He looked around the room as if he would be leaving it forever, then turned back to the medium girl.

“Now I understand why I did not know you at first,” he said. He took the girl’s hands in his. “You know, my dear Trúc, we are actually very much alike. You did not grow up in Việt Nam. I did not spend much of my life here, either. I spent most of my life traveling around the world until I could return. And now you have finally come to Việt Nam.

“Do you see? As the saying goes, ‘No matter what, if you are Vietnamese you always come home to Việt Nam.’”

The medium girl nodded and said, “Tomorrow I have to go back to America, Ông Thành.”

The old man thought for a while.

“I think it is time we both go back home,” he said.

They said goodbye to each other.

“Study hard in school,” said the old man. “Be good and listen to your Mommy and Daddy. Take good care of yourself and come back soon to Việt Nam.”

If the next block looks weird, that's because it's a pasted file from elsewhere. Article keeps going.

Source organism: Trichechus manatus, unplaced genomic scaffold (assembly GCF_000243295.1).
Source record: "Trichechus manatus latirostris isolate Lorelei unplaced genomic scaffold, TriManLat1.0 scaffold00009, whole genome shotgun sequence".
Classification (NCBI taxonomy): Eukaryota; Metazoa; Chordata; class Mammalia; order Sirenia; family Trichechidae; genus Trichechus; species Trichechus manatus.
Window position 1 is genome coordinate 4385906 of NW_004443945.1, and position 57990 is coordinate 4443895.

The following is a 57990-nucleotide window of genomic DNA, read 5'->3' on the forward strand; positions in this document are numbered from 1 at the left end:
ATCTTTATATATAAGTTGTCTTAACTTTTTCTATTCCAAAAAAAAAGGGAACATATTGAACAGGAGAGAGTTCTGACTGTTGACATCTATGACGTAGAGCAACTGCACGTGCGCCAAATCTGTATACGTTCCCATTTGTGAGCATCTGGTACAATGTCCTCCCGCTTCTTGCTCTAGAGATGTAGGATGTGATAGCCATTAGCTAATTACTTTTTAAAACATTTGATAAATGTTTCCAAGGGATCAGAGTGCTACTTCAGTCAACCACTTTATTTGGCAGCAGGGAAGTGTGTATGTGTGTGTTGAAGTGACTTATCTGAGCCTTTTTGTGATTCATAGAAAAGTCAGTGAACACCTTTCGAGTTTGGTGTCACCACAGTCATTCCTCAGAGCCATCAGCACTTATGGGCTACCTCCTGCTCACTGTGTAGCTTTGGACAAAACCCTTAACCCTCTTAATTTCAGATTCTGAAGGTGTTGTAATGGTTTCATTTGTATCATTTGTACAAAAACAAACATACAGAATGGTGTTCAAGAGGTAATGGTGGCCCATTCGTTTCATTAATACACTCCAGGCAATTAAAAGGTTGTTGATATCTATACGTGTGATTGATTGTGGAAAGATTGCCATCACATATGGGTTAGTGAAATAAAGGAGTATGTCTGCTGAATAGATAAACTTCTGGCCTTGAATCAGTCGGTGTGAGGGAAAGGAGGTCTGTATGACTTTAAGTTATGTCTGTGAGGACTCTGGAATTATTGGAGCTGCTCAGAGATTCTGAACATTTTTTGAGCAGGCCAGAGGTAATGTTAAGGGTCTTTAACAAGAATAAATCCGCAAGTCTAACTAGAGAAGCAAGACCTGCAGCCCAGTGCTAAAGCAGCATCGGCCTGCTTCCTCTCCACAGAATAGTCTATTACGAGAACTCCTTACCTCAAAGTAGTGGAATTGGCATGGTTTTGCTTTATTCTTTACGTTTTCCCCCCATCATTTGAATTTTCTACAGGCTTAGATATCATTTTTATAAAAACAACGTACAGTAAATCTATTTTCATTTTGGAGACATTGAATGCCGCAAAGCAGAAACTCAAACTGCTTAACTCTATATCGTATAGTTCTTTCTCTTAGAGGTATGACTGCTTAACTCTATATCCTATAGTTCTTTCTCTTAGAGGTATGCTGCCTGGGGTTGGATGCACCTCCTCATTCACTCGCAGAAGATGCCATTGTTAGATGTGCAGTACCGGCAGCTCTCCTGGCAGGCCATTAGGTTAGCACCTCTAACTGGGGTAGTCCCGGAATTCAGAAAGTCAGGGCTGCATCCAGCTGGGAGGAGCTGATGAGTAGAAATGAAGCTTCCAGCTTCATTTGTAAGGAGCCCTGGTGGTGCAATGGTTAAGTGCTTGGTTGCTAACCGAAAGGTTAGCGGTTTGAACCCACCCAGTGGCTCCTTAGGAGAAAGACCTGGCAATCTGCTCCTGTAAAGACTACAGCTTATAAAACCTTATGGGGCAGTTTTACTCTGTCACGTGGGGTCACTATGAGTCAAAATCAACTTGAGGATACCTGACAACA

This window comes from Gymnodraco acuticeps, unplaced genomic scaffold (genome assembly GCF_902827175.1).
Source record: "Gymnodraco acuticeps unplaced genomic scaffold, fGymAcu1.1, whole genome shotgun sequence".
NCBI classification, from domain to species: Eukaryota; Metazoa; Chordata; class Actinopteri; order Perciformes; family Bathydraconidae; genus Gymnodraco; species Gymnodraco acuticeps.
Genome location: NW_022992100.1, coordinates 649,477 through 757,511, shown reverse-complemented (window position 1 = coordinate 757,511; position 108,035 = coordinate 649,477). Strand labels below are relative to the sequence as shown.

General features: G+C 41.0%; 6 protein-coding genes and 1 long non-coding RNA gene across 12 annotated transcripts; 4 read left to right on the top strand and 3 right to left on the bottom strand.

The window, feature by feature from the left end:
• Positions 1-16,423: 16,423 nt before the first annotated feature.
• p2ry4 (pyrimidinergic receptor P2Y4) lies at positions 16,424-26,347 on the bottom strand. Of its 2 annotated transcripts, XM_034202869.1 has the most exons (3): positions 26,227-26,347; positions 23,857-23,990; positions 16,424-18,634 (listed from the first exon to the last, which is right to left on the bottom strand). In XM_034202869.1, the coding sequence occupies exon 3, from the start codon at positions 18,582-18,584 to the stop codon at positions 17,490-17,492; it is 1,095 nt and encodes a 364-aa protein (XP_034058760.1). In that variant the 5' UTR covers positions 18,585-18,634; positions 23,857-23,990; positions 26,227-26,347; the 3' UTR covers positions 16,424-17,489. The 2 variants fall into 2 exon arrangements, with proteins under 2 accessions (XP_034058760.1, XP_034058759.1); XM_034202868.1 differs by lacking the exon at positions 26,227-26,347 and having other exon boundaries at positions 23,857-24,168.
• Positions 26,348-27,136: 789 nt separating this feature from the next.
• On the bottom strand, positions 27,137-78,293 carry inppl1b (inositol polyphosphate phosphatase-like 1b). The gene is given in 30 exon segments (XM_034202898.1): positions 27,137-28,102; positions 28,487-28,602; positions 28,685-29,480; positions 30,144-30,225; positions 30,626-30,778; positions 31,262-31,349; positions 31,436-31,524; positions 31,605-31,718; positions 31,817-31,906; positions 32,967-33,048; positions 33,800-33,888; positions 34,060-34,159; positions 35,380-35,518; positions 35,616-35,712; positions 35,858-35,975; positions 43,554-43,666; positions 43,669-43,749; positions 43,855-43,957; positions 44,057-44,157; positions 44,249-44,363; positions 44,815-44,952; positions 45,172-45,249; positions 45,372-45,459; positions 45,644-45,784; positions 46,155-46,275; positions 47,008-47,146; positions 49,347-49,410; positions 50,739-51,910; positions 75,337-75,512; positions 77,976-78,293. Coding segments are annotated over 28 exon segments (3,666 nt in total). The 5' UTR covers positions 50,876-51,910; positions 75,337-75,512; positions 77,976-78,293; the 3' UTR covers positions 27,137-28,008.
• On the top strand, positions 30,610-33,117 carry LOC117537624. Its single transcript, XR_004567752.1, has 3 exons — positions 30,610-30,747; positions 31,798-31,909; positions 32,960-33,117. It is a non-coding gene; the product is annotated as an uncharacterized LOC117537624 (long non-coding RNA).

“Goodbye, Ông Thành. Be careful flying. Come and visit me in America sometime,” said the medium girl.

Then she was asleep. She did not see the old man leave.

Trúc awoke with the sun. She was instantly frightened when she remembered the visit of the old man’s ghost, but the bright sunshine and voices downstairs made her feel better. Her mother, her grandmother and Dung were in the kitchen. She went downstairs and told her mother and grandmother about Hồ Chí Minh’s visit.

“Really?” said Thy. “Bác Hồ came to talk with you? Why didn’t he talk with me? I’m jealous!”

“We tried to wake you, Mom, but you were just too tired. You wouldn’t get up!”